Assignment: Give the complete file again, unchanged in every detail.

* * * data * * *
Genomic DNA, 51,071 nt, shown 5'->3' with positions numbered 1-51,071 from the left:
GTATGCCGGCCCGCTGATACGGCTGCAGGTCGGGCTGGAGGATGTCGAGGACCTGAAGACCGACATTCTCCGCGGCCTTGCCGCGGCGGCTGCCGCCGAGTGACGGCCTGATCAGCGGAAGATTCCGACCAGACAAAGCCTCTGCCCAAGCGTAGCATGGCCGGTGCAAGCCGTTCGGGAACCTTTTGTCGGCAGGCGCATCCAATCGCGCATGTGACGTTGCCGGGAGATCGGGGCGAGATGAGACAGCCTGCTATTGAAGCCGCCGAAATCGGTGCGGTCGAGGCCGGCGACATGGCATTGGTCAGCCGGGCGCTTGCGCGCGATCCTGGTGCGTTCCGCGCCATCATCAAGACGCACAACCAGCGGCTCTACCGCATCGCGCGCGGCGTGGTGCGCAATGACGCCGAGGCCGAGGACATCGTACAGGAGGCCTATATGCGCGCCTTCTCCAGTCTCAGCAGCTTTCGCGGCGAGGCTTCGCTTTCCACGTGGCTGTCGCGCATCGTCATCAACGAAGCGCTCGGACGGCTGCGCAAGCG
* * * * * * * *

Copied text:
Genomic DNA, 51,071 nt, shown 5'->3' with positions numbered 1-51,071 from the left:
GTATGCCGGCCCGCTGATACGGCTGCAGGTCGGGCTGGAGGATGTCGAGGACCTGAAGACCGACATTCTCCGCGGCCTTGCCGCGGCGGCTGCCGCCGAGTGACGGCCTGATCAGCGGAAGATTCCGACCAGACAAAGCCTCTGCCCAAGCGTAGCATGGCCGGTGCAAGCCGTTCGGGAACCTTTTGTCGGCAGGCGCATCCAATCGCGCATGTGACGTTGCCGGGAGATCGGGGCGAGATGAGACAGCCTGCTATTGAAGCCGCCGAAATCGGTGCGGTCGAGGCCGGCGACATGGCATTGGTCAGCCGGGCGCTTGCGCGCGATCCTGGTGCGTTCCGCGCCATCATCAAGACGCACAACCAGCGGCTCTACCGCATCGCGCGCGGCGTGGTGCGCAATGACGCCGAGGCCGAGGACATCGTACAGGAGGCCTATATGCGCGCCTTCTCCAGTCTCAGCAGCTTTCGCGGCGAGGCTTCGCTTTCCACGTGGCTGTCGCGCATCGTCATCAACGAAGCGCTCGGACGGCTGCGCAAGCG